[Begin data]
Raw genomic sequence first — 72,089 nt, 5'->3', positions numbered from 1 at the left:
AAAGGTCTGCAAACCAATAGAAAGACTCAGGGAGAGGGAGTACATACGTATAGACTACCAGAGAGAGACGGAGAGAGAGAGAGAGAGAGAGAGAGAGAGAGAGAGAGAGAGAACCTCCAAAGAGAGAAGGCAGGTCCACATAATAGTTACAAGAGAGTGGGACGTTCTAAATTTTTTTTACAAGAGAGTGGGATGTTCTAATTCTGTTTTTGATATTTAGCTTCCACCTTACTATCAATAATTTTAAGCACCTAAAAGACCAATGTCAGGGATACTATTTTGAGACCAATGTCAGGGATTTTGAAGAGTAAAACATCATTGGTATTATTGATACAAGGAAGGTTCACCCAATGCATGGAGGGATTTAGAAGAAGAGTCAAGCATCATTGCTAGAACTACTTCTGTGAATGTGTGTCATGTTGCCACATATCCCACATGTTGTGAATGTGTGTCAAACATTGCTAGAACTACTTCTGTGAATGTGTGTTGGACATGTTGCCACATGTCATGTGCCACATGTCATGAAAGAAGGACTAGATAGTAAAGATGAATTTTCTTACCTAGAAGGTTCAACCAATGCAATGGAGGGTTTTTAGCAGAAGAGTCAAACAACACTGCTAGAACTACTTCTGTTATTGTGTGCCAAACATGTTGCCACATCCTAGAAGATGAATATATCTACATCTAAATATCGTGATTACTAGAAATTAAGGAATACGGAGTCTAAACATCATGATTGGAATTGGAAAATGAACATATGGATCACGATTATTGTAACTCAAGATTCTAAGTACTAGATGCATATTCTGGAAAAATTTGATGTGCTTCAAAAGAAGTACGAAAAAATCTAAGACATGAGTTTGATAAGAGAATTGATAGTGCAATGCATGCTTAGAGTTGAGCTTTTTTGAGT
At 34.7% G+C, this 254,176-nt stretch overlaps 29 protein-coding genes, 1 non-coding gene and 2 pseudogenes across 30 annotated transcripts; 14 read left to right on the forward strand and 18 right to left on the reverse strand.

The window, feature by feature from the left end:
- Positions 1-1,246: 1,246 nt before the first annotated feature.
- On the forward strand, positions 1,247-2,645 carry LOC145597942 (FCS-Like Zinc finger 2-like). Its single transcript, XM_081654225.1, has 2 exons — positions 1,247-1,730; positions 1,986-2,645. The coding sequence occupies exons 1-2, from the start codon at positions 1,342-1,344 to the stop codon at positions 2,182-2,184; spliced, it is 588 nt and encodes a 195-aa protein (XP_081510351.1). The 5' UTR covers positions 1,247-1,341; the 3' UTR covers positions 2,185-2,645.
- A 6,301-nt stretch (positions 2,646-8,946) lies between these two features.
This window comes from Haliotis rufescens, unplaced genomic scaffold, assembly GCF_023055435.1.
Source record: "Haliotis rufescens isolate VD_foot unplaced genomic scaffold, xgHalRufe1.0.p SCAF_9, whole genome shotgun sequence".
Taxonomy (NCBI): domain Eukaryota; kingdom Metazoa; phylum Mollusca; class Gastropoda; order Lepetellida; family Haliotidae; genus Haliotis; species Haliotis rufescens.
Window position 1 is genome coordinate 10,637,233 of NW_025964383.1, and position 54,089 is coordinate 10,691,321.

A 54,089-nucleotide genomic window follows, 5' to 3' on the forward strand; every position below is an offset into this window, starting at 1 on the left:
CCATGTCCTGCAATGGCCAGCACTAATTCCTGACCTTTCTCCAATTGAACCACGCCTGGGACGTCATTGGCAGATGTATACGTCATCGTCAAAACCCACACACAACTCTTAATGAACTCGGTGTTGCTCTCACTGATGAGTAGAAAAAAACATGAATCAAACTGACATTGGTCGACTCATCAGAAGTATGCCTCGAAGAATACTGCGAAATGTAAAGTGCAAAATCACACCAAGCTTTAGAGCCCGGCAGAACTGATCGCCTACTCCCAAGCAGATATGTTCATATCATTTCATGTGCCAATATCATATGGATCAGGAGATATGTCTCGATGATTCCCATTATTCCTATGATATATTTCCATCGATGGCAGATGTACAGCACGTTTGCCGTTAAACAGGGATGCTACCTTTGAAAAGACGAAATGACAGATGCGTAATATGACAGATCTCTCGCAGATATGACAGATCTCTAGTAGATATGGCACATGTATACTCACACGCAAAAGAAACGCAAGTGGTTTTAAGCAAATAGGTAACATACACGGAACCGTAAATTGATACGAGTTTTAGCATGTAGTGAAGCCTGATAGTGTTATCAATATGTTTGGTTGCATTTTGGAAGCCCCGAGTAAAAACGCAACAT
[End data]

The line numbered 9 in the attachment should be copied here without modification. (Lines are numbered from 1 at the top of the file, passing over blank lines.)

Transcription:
Source record: "Haliotis rufescens isolate VD_foot unplaced genomic scaffold, xgHalRufe1.0.p SCAF_9, whole genome shotgun sequence".